AMES, IA - NOVEMBER 15:  Democratic presidential candidate Hillary Clinton greets Iowans during the Central Iowa Democrats fall barbecue November 15, 2015 at Hansen Agriculture Student Learning Center of Iowa State University in Ames, Iowa. Clinton continued to campaign for the nomination from the Democratic Party.  (Photo by Alex Wong/Getty Images)
Hillary Clinton at the Central Iowa Democrats fall barbecue on November 15, 2015 in Ames, Iowa.  Photograph by Alex Wong—Getty Images

Hillary Clinton Rolls Out New Plans for Raising Taxes on the Super-Rich

Jan 12, 2016

Hillary Clinton is proposing new ways to raise taxes on the super-wealthy by cracking down on tactics they’ve exploited to minimize their burden.

The Democratic presidential frontrunner on Tuesday called for closing a pair of loopholes that some have used to shield billions in personal wealth. One, which the campaign dubbed the “Bermuda reinsurance loophole,” involves cycling income through reinsurance outfits they’ve set up in low-tax locales to reduce what they owe on it in the U.S. The scheme has proven popular among New York financiers, including John Paulsen, Dan Loeb, and David Einhorn. The other, which her camp is calling the “Romney loophole,” allows the ultra-rich to shield wealth from taxation by stashing it in individual retirement accounts — a move that 2012 Republican nominee Mitt Romney used to protect as much as $102 million.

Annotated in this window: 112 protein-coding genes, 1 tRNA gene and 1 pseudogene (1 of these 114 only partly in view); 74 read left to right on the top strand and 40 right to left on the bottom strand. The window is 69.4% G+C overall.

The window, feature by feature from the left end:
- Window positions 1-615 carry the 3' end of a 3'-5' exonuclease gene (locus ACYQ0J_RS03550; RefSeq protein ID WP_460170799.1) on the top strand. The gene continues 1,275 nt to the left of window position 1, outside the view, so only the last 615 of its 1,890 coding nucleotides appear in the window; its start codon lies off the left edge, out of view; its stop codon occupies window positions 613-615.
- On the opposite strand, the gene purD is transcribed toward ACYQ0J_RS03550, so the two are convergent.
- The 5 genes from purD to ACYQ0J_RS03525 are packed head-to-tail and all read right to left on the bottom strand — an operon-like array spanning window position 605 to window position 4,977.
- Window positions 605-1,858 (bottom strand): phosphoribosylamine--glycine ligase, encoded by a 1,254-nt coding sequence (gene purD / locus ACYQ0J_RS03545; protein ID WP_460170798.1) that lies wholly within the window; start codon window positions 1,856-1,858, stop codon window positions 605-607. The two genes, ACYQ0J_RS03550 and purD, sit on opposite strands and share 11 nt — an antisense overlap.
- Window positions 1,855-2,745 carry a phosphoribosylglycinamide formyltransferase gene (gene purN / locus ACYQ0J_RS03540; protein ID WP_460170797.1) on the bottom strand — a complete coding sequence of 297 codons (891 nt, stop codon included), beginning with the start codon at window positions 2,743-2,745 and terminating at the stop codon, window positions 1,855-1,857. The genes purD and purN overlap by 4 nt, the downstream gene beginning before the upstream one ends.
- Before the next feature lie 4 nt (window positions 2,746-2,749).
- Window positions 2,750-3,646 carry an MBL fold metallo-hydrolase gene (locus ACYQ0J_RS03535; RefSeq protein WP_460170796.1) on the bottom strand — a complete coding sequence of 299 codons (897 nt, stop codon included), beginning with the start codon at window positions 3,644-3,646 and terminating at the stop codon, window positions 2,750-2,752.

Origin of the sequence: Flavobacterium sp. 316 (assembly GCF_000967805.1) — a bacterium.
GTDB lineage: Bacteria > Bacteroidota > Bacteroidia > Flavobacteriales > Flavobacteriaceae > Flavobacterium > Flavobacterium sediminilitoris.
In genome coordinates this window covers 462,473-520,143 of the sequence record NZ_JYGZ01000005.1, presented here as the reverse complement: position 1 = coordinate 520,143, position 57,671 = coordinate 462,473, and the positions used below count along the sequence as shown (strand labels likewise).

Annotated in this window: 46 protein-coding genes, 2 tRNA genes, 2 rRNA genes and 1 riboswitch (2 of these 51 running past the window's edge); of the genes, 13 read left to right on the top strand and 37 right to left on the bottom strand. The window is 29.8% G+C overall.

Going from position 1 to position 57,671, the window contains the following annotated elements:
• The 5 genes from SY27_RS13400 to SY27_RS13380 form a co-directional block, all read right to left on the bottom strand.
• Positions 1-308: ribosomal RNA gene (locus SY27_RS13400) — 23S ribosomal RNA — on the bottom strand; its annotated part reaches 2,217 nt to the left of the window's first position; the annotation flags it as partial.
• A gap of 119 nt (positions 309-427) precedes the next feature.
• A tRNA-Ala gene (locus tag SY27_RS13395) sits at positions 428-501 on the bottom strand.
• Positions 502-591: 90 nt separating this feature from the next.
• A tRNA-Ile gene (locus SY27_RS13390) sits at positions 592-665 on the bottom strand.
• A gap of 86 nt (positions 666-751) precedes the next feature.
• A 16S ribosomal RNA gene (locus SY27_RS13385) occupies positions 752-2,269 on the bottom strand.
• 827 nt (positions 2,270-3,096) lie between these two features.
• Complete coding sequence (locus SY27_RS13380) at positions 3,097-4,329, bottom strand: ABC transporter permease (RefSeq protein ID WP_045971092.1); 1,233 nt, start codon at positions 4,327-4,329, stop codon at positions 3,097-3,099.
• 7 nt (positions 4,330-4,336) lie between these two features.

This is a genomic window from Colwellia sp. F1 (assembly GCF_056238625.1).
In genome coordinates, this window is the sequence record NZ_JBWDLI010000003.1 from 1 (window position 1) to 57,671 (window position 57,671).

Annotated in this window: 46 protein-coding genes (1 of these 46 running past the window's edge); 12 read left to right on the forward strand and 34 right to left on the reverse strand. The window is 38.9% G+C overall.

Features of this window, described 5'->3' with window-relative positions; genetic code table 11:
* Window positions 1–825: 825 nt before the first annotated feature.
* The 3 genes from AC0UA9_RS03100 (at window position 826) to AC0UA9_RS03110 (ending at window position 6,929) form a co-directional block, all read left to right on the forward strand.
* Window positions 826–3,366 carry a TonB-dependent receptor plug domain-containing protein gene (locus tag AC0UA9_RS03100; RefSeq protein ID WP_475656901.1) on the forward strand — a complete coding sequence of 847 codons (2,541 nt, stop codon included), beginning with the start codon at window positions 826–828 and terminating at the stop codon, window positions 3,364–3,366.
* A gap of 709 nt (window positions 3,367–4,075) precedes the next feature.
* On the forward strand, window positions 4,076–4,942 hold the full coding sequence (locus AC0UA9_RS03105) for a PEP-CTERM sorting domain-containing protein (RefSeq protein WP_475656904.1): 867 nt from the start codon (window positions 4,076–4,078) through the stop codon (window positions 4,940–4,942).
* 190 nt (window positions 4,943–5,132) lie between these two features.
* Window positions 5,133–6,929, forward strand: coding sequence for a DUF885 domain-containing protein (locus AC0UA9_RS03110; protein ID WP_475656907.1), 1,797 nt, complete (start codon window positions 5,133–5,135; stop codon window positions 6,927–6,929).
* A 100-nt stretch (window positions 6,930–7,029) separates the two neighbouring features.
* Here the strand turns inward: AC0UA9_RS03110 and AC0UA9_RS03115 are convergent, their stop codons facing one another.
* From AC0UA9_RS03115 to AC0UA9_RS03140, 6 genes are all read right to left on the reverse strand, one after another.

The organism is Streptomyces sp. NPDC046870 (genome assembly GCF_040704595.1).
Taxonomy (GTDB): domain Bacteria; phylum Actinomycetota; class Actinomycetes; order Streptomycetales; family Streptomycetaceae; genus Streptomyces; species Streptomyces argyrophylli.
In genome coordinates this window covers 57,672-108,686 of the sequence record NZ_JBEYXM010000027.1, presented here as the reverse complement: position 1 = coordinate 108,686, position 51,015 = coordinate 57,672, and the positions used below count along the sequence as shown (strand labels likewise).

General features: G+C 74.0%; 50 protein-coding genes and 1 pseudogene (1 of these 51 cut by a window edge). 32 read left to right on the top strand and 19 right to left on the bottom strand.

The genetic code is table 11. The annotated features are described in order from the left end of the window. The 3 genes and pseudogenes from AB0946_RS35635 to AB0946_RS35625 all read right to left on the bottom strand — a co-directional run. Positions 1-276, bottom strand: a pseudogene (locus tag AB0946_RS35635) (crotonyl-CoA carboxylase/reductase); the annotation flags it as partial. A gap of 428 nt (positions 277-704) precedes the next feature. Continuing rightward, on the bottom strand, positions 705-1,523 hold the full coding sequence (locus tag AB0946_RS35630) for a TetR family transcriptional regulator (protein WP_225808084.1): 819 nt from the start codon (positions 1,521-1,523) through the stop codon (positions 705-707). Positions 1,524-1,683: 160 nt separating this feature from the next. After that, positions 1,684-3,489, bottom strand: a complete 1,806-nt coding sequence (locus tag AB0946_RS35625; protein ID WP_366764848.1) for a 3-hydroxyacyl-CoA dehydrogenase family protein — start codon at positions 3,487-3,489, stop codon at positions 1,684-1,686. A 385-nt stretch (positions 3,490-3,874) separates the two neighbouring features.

Clinton’s call Tuesday for the reforms followed a Monday pitch she made for a 4% tax on individual income exceeding $5 million a year. That levy, which Clinton dubbed the Fair Share Surcharge, would hit 0.2% of taxpayers and raise about $150 billion over a decade, per the campaign. And she has already talked up the need for the so-called Buffett Rule — named for billionaire investor Warren Buffett, who’s endorsed her — to ensure anyone making more than $1 million a year pays at least 30%.

The proposals come as Clinton faces a surprisingly stiff challenge for the Democratic nod from Vermont Sen. Bernie Sanders. The self-described democratic socialist appears to have pulled even with Clinton in Iowa, where voters will gather to caucus in a mere 20 days, and enjoys a slight edge in New Hampshire, which hosts its primary eight days later. Sanders has staked his bid on the issue of income inequality.

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